What you need to know about the 3 main credit bureaus

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In a Nutshell

TransUnion®, Equifax® and Experian® are the main three consumer credit bureaus. They collect and store information about you that they use to generate your credit reports and calculate your credit scores.

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Learning a little about how credit bureaus work can help you understand your credit overall.

The three major consumer credit bureaus are TransUnion®, Equifax® and Experian®. A credit bureau is a company that gathers and stores various types of information about you and your financial accounts and history. They draw on this information to create your credit reports and credit scores.

These three big credit bureaus are often grouped together. But they’re separate companies that compete for the business of creditors, who may use the credit reports and scores from these bureaus to help them make lending decisions. And they’re not the only three bureaus out there, either.

Keep reading to learn how credit bureaus get the information they use to create your reports and scores, and how you can go about contacting them if you think something’s wrong.


What does a credit bureau do?

A credit bureau uses the information it has gathered about you to generate a credit report. The credit bureau may also use the information on your report to calculate a credit score for you.

Your credit reports may be used by creditors, such as a company that issues credit cards, when they’re considering whether they will open a line of credit for you. As a consumer, you can request your credit reports from the bureaus for free once a year.

Keep reading: How to build credit from scratch

How do credit bureaus get your information?

The data that the bureaus collect come from a variety of sources:

  1. Information reported to the bureaus by creditors. Creditors, such as banks and credit card issuers, may report information about their accounts and customers to the credit bureaus. In this context, the creditors are known as “data furnishers.”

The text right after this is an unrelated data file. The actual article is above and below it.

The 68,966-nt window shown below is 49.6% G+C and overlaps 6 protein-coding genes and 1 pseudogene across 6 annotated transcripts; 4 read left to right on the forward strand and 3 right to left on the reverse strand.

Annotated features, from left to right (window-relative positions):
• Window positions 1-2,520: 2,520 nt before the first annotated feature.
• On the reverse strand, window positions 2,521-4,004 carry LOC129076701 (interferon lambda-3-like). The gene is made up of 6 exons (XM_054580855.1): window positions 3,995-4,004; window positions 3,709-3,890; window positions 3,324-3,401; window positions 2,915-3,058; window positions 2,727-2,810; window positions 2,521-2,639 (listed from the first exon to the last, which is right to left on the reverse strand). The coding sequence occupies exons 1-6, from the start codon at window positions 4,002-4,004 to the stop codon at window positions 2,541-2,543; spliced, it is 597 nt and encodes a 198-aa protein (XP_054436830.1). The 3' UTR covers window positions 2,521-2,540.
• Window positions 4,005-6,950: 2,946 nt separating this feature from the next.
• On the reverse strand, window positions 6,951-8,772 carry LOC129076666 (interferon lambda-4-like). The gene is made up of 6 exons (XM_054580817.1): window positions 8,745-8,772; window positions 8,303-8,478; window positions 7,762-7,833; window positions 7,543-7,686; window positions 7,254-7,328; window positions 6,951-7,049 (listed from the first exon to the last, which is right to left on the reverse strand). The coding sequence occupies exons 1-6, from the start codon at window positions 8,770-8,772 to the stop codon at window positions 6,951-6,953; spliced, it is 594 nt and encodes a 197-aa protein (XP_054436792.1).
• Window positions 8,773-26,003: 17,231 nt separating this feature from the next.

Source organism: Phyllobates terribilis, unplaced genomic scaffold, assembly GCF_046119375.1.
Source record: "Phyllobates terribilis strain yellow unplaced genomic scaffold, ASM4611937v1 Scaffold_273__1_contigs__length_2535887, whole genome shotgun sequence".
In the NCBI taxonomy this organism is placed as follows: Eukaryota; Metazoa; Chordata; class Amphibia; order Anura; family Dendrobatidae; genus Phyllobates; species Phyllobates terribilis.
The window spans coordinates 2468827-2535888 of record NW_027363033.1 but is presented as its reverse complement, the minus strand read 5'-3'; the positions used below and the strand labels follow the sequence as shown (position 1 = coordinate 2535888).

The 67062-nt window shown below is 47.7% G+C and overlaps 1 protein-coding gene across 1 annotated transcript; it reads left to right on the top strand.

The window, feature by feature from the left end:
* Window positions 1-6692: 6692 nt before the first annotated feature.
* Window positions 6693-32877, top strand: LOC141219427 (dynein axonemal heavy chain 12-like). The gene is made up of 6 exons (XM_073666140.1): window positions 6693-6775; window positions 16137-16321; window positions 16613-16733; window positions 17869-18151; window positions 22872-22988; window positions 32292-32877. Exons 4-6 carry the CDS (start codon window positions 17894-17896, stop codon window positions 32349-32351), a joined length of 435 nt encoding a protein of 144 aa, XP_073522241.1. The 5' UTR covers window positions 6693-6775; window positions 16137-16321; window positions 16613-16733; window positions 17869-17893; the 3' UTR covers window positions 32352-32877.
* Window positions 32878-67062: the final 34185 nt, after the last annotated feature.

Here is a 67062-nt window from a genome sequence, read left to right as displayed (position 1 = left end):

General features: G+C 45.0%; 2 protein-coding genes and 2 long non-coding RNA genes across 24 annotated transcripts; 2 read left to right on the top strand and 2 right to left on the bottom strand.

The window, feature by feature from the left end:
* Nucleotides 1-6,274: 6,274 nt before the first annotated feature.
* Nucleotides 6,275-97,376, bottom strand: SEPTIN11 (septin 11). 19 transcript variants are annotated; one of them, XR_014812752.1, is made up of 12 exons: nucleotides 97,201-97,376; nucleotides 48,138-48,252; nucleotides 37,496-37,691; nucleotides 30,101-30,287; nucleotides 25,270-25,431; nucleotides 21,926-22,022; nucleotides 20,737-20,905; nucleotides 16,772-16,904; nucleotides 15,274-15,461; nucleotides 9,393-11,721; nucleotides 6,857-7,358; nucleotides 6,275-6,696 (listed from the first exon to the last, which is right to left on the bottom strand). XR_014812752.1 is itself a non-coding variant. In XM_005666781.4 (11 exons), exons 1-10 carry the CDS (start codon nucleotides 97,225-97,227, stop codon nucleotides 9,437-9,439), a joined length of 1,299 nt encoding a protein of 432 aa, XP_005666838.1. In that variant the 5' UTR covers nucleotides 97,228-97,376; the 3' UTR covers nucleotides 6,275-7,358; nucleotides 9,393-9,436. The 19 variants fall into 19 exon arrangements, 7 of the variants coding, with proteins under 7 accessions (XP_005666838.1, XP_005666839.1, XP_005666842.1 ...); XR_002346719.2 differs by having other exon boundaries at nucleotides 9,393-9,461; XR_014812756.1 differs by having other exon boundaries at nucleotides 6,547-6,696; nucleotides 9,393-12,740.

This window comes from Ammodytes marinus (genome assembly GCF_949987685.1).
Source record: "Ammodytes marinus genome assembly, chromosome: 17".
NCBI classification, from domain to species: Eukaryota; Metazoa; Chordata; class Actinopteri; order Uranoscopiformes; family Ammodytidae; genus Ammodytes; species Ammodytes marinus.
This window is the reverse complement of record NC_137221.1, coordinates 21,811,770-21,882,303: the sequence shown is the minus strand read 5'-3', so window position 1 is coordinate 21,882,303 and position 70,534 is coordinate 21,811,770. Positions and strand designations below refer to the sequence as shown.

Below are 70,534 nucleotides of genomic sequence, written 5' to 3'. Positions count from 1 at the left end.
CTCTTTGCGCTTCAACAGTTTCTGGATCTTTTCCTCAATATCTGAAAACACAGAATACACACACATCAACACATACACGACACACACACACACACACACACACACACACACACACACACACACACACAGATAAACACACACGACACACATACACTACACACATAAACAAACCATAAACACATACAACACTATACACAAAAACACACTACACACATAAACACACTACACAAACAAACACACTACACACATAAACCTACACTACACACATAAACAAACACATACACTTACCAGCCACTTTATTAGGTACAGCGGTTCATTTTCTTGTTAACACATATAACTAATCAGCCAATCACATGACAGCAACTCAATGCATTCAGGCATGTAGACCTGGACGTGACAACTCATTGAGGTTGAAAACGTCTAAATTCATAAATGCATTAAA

2. Information that’s collected or bought by the bureaus. For some types of information, the credit bureaus buy the data. For example, a consumer credit bureau might buy public records information from LexisNexis, another credit bureau, and use this information when generating your credit report. Examples of information that a credit bureau may buy include government tax liens or bankruptcy records.
  3. Information that gets shared among the bureaus. Although they are competitors, sometimes the credit bureaus must share information with one another. For example: When you place an initial fraud alert with one of the bureaus, it’s required to forward the alert to the other two.
Learn how to protect yourself from ID theft

Why might your credit reports and scores be different depending on the bureau?

If you look closely at your credit reports, you may notice some differences. One reason for this could be because creditors aren’t required to report information to the credit bureaus. Some may choose to report your account to only one or two of the bureaus, or to not report it at all.